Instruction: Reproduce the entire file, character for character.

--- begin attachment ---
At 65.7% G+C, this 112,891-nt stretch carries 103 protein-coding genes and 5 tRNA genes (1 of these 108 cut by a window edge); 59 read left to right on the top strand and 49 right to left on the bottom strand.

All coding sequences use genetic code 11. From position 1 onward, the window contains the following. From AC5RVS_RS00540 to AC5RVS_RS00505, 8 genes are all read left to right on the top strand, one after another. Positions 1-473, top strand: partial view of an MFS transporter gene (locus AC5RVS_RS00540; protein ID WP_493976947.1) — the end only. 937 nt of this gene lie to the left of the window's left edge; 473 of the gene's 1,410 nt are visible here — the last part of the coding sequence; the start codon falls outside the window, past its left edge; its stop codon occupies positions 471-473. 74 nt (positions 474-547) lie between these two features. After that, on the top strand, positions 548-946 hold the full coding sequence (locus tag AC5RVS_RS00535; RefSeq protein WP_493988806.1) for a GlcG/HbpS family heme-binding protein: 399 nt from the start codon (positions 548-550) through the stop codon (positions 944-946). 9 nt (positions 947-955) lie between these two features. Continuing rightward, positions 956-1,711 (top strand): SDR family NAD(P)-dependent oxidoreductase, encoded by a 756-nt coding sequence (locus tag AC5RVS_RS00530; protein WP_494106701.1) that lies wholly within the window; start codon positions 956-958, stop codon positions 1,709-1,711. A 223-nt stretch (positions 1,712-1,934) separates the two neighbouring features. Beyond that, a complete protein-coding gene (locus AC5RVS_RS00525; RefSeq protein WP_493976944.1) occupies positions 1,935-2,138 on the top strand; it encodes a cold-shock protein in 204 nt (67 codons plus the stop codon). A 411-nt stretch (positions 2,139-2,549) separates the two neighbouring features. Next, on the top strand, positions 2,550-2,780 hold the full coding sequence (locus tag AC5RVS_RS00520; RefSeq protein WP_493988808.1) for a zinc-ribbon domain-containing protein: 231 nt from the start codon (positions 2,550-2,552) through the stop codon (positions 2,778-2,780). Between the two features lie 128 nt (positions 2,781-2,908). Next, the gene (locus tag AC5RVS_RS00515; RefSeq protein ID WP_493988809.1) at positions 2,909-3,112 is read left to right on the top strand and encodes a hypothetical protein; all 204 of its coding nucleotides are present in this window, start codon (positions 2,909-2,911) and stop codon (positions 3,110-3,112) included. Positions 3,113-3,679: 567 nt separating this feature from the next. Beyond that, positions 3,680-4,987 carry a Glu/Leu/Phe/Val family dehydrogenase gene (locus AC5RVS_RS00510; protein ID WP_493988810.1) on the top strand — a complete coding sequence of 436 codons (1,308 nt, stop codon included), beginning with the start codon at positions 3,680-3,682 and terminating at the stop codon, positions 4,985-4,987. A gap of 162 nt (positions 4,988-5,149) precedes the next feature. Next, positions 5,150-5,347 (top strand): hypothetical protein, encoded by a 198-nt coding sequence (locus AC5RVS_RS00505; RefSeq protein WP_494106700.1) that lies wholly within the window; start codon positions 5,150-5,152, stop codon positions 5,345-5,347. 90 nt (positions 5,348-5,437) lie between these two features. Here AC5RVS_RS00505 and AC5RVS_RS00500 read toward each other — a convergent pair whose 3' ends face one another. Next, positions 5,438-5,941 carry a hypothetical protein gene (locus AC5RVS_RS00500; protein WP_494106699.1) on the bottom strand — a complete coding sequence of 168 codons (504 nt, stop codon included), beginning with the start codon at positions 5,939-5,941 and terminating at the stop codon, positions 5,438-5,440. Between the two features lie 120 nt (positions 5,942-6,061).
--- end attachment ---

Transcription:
At 65.7% G+C, this 112,891-nt stretch carries 103 protein-coding genes and 5 tRNA genes (1 of these 108 cut by a window edge); 59 read left to right on the top strand and 49 right to left on the bottom strand.

All coding sequences use genetic code 11. From position 1 onward, the window contains the following. From AC5RVS_RS00540 to AC5RVS_RS00505, 8 genes are all read left to right on the top strand, one after another. Positions 1-473, top strand: partial view of an MFS transporter gene (locus AC5RVS_RS00540; protein ID WP_493976947.1) — the end only. 937 nt of this gene lie to the left of the window's left edge; 473 of the gene's 1,410 nt are visible here — the last part of the coding sequence; the start codon falls outside the window, past its left edge; its stop codon occupies positions 471-473. 74 nt (positions 474-547) lie between these two features. After that, on the top strand, positions 548-946 hold the full coding sequence (locus tag AC5RVS_RS00535; RefSeq protein WP_493988806.1) for a GlcG/HbpS family heme-binding protein: 399 nt from the start codon (positions 548-550) through the stop codon (positions 944-946). 9 nt (positions 947-955) lie between these two features. Continuing rightward, positions 956-1,711 (top strand): SDR family NAD(P)-dependent oxidoreductase, encoded by a 756-nt coding sequence (locus tag AC5RVS_RS00530; protein WP_494106701.1) that lies wholly within the window; start codon positions 956-958, stop codon positions 1,709-1,711. A 223-nt stretch (positions 1,712-1,934) separates the two neighbouring features. Beyond that, a complete protein-coding gene (locus AC5RVS_RS00525; RefSeq protein WP_493976944.1) occupies positions 1,935-2,138 on the top strand; it encodes a cold-shock protein in 204 nt (67 codons plus the stop codon). A 411-nt stretch (positions 2,139-2,549) separates the two neighbouring features. Next, on the top strand, positions 2,550-2,780 hold the full coding sequence (locus tag AC5RVS_RS00520; RefSeq protein WP_493988808.1) for a zinc-ribbon domain-containing protein: 231 nt from the start codon (positions 2,550-2,552) through the stop codon (positions 2,778-2,780). Between the two features lie 128 nt (positions 2,781-2,908). Next, the gene (locus tag AC5RVS_RS00515; RefSeq protein ID WP_493988809.1) at positions 2,909-3,112 is read left to right on the top strand and encodes a hypothetical protein; all 204 of its coding nucleotides are present in this window, start codon (positions 2,909-2,911) and stop codon (positions 3,110-3,112) included. Positions 3,113-3,679: 567 nt separating this feature from the next. Beyond that, positions 3,680-4,987 carry a Glu/Leu/Phe/Val family dehydrogenase gene (locus AC5RVS_RS00510; protein ID WP_493988810.1) on the top strand — a complete coding sequence of 436 codons (1,308 nt, stop codon included), beginning with the start codon at positions 3,680-3,682 and terminating at the stop codon, positions 4,985-4,987. A gap of 162 nt (positions 4,988-5,149) precedes the next feature. Next, positions 5,150-5,347 (top strand): hypothetical protein, encoded by a 198-nt coding sequence (locus AC5RVS_RS00505; RefSeq protein WP_494106700.1) that lies wholly within the window; start codon positions 5,150-5,152, stop codon positions 5,345-5,347. 90 nt (positions 5,348-5,437) lie between these two features. Here AC5RVS_RS00505 and AC5RVS_RS00500 read toward each other — a convergent pair whose 3' ends face one another. Next, positions 5,438-5,941 carry a hypothetical protein gene (locus AC5RVS_RS00500; protein WP_494106699.1) on the bottom strand — a complete coding sequence of 168 codons (504 nt, stop codon included), beginning with the start codon at positions 5,939-5,941 and terminating at the stop codon, positions 5,438-5,440. Between the two features lie 120 nt (positions 5,942-6,061).